Strong prices typically tend to weaken demand for commodities. But global maize consumption and trade both are projected to increase to record levels in the 2006-07 marketing year, even with maize prices near historical highs.
Total world maize use in 2006-07 is expected to reach nearly 730 million tonnes, up 4% from the previous marketing year, while maize exports are forecast to increase by 8% to almost 88 million tonnes. These records are projected amid an increase of as much as 82% in indicative maize prices over the past year.
One reason for the jump in maize demand and trade is a shortfall this season in alternative coarse grains, particularly sorghum. World sorghum trade is forecast to fall to a near 40-year low this year, according to the U.S. Department of Agriculture (USDA), largely because of reduced U.S. supplies, which typically account for 90% of global trade.
Severe drought in the U.S. Southern Plains decimated the sorghum crop, causing production to fall to the lowest level since 1960 and sharply curtailing exports. The severe drought in Australia also reduced that country’s sorghum export availability by half.
Argentina has been able to compensate for some of the shortage in exportable sorghum supplies, but the overall tight situation has forced many users to look to maize as a replacement. Mexico, for example, is forecast to see its sorghum imports drop to a 10-year low of 2.3 million tonnes and is shifting to maize for feeding.
Ironically, Mexico’s maize imports in 2006-07 also will get a boost from the high maize prices themselves. More than 50% of maize is consumed in Mexico for food use, and high prices have sparked public protests.
Because of high consumer prices and the need to find replacements for tight sorghum supplies, forecasts for Mexico’s maize imports have been on the increase. Whereas last season Mexico imported about 6.7 million tonnes of maize, the 2006-07 projection recently was raised to a record 8 million tonnes.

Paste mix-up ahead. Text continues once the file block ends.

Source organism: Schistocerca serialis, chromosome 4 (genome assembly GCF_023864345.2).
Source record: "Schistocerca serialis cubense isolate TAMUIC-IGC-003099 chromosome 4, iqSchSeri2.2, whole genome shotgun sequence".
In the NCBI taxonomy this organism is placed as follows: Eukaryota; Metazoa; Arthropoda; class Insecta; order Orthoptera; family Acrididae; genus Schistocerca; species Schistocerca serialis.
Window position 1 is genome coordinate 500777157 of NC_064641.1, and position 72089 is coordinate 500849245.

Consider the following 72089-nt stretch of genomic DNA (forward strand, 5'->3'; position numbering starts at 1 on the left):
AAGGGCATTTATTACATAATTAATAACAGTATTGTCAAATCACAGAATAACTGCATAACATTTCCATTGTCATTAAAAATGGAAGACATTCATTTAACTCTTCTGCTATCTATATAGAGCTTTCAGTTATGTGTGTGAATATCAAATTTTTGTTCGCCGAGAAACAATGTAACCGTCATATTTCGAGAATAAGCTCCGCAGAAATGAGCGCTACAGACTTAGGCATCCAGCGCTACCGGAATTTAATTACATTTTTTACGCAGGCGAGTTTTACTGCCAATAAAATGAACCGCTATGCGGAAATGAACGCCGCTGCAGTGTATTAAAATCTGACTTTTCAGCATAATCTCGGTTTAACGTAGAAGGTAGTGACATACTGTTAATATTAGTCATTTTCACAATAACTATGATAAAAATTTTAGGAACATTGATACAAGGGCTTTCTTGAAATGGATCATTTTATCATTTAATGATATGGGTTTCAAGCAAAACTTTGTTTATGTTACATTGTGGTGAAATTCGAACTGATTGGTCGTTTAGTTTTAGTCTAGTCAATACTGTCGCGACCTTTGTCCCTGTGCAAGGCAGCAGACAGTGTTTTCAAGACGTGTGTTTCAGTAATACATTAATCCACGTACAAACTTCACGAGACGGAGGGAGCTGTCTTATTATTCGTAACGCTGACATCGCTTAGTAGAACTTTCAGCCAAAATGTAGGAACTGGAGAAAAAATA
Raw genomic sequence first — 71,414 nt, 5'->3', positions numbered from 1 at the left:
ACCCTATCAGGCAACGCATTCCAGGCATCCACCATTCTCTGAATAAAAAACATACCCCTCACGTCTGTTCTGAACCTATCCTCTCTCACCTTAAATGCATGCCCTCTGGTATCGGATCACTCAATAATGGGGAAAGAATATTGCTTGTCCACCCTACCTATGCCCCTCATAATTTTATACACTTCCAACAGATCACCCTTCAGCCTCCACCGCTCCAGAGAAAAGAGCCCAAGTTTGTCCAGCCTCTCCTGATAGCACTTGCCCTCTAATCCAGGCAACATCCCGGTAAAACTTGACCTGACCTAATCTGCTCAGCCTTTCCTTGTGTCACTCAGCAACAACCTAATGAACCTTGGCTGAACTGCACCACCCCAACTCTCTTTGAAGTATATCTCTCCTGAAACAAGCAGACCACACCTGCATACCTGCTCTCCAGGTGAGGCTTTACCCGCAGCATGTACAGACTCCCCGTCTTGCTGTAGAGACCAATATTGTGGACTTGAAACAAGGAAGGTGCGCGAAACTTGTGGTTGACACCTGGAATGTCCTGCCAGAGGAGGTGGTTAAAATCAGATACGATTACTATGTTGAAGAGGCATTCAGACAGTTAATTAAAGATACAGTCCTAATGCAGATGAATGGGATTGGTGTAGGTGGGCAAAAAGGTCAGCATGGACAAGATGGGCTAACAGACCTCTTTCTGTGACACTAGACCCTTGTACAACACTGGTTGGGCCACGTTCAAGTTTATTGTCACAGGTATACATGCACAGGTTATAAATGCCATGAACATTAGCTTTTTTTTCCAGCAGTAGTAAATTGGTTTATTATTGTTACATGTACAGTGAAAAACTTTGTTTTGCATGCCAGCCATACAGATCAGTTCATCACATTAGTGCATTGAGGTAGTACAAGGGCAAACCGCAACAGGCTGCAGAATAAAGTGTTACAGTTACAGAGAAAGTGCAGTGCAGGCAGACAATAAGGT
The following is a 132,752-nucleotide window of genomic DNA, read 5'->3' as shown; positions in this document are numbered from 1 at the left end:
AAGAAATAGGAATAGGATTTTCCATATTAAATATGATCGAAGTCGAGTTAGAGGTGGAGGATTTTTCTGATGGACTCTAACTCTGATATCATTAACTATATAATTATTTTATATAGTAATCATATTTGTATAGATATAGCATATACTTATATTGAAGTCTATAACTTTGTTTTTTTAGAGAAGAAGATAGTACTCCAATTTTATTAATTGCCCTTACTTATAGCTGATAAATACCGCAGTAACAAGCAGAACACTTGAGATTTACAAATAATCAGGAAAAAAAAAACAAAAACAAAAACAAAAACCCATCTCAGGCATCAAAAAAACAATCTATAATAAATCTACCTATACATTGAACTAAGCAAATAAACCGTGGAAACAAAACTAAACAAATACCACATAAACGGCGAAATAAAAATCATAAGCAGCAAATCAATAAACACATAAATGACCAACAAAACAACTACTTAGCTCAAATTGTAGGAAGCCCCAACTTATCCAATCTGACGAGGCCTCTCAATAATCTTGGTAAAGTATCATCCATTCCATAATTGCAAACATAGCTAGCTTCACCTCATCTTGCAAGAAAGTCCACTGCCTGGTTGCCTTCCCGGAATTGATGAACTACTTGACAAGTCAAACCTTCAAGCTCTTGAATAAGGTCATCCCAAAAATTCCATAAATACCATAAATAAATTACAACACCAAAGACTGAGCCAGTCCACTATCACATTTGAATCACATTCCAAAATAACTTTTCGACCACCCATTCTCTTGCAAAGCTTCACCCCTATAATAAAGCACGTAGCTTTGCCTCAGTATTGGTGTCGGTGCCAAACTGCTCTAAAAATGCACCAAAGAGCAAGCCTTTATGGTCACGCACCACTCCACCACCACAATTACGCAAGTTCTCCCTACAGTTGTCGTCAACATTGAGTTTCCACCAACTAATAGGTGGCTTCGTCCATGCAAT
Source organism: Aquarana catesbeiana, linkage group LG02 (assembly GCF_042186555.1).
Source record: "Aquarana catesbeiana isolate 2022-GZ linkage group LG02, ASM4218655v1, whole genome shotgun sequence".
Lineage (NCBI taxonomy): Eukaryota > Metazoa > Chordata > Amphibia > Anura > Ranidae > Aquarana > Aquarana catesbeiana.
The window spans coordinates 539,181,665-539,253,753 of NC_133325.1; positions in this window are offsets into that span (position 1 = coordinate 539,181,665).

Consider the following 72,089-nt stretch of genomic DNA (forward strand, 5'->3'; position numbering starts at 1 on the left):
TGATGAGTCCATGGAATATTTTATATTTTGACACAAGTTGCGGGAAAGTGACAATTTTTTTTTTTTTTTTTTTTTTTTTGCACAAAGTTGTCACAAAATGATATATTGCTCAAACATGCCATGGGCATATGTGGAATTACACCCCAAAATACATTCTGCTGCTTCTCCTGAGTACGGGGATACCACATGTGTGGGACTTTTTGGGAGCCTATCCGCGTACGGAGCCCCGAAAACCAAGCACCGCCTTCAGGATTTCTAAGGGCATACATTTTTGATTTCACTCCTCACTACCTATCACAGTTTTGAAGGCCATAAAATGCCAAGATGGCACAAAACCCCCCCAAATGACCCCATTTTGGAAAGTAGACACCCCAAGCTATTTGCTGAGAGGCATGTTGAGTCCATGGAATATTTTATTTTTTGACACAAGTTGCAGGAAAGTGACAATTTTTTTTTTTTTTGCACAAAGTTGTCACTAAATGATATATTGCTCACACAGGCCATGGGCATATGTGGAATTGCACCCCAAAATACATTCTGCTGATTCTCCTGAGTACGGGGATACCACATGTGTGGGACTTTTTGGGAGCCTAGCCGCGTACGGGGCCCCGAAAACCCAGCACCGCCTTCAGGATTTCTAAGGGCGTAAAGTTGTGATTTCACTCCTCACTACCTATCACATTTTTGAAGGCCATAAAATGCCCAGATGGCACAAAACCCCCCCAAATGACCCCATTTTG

The continued growth of maize demand in the world’s two largest consuming nations, China and the United States (U.S.), also accounts for the increases in world consumption. In China, strong economic growth is spurring demand for more meat products and, subsequently, for maize for feed.
In the U.S., the well-documented surge over the past three seasons in the use of maize for ethanol continues to be a factor in U.S. and world maize markets. For the 2006-07 season, U.S. maize use for fuel is forecast at 54.6 million tonnes, a figure representing 23% of total domestic use and 95% of exports by the U.S., which is the world’s largest maize exporter.
The ethanol issue, along with shrinking U.S. and world ending stocks, contributed to the sharp jump in maize prices, both in the futures market and in the benchmark U.S. Gulf export market, through the first three months of 2007. The rally came to a screeching halt — and a sharp reversal ensued — after the USDA released its U.S. prospective plantings report at the end of March.
The USDA estimated 2007 U.S. maize plantings at 36.2 million hectares, up 15% from 2006, higher than expectations and the largest U.S. maize area since 1944. The maize acreage is expected to come at the expense of soybean and spring wheat plantings, both of which are forecast to decline from the previous year.
Although maize prices subsequently retreated from their highs on the planted area report, mid- and longer-term prospects remain firm, according to many analysts. The U.S. ethanol industry is continuing to expand, encouraged by U.S. energy policy, and economic growth in many other nations should keep maize demand on an upward track.